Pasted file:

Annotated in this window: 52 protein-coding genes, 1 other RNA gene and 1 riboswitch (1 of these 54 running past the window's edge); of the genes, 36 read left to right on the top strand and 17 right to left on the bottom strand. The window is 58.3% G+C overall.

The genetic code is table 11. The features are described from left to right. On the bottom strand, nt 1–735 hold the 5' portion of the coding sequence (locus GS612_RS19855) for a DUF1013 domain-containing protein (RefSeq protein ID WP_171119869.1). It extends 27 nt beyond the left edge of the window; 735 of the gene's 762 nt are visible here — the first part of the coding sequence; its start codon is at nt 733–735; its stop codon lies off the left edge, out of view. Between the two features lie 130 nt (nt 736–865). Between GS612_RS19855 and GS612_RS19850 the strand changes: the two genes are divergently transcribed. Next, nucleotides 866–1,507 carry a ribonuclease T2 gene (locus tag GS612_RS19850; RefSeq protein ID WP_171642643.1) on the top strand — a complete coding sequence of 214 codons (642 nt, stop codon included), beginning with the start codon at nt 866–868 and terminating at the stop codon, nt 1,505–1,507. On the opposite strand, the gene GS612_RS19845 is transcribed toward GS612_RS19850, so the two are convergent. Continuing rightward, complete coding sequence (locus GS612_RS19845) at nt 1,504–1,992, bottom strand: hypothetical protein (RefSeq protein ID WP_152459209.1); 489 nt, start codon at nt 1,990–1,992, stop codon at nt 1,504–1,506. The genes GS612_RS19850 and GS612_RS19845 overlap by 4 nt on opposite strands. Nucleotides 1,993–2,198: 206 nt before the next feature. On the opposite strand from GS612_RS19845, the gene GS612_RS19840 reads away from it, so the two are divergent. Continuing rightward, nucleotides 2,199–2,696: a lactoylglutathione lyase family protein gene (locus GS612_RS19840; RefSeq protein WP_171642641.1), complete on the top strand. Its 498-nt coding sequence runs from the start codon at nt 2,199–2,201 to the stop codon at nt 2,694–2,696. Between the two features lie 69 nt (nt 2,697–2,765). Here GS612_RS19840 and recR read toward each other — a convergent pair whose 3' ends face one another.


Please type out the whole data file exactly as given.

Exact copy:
Annotated in this window: 52 protein-coding genes, 1 other RNA gene and 1 riboswitch (1 of these 54 running past the window's edge); of the genes, 36 read left to right on the top strand and 17 right to left on the bottom strand. The window is 58.3% G+C overall.

The genetic code is table 11. The features are described from left to right. On the bottom strand, nt 1–735 hold the 5' portion of the coding sequence (locus GS612_RS19855) for a DUF1013 domain-containing protein (RefSeq protein ID WP_171119869.1). It extends 27 nt beyond the left edge of the window; 735 of the gene's 762 nt are visible here — the first part of the coding sequence; its start codon is at nt 733–735; its stop codon lies off the left edge, out of view. Between the two features lie 130 nt (nt 736–865). Between GS612_RS19855 and GS612_RS19850 the strand changes: the two genes are divergently transcribed. Next, nucleotides 866–1,507 carry a ribonuclease T2 gene (locus tag GS612_RS19850; RefSeq protein ID WP_171642643.1) on the top strand — a complete coding sequence of 214 codons (642 nt, stop codon included), beginning with the start codon at nt 866–868 and terminating at the stop codon, nt 1,505–1,507. On the opposite strand, the gene GS612_RS19845 is transcribed toward GS612_RS19850, so the two are convergent. Continuing rightward, complete coding sequence (locus GS612_RS19845) at nt 1,504–1,992, bottom strand: hypothetical protein (RefSeq protein ID WP_152459209.1); 489 nt, start codon at nt 1,990–1,992, stop codon at nt 1,504–1,506. The genes GS612_RS19850 and GS612_RS19845 overlap by 4 nt on opposite strands. Nucleotides 1,993–2,198: 206 nt before the next feature. On the opposite strand from GS612_RS19845, the gene GS612_RS19840 reads away from it, so the two are divergent. Continuing rightward, nucleotides 2,199–2,696: a lactoylglutathione lyase family protein gene (locus GS612_RS19840; RefSeq protein WP_171642641.1), complete on the top strand. Its 498-nt coding sequence runs from the start codon at nt 2,199–2,201 to the stop codon at nt 2,694–2,696. Between the two features lie 69 nt (nt 2,697–2,765). Here GS612_RS19840 and recR read toward each other — a convergent pair whose 3' ends face one another.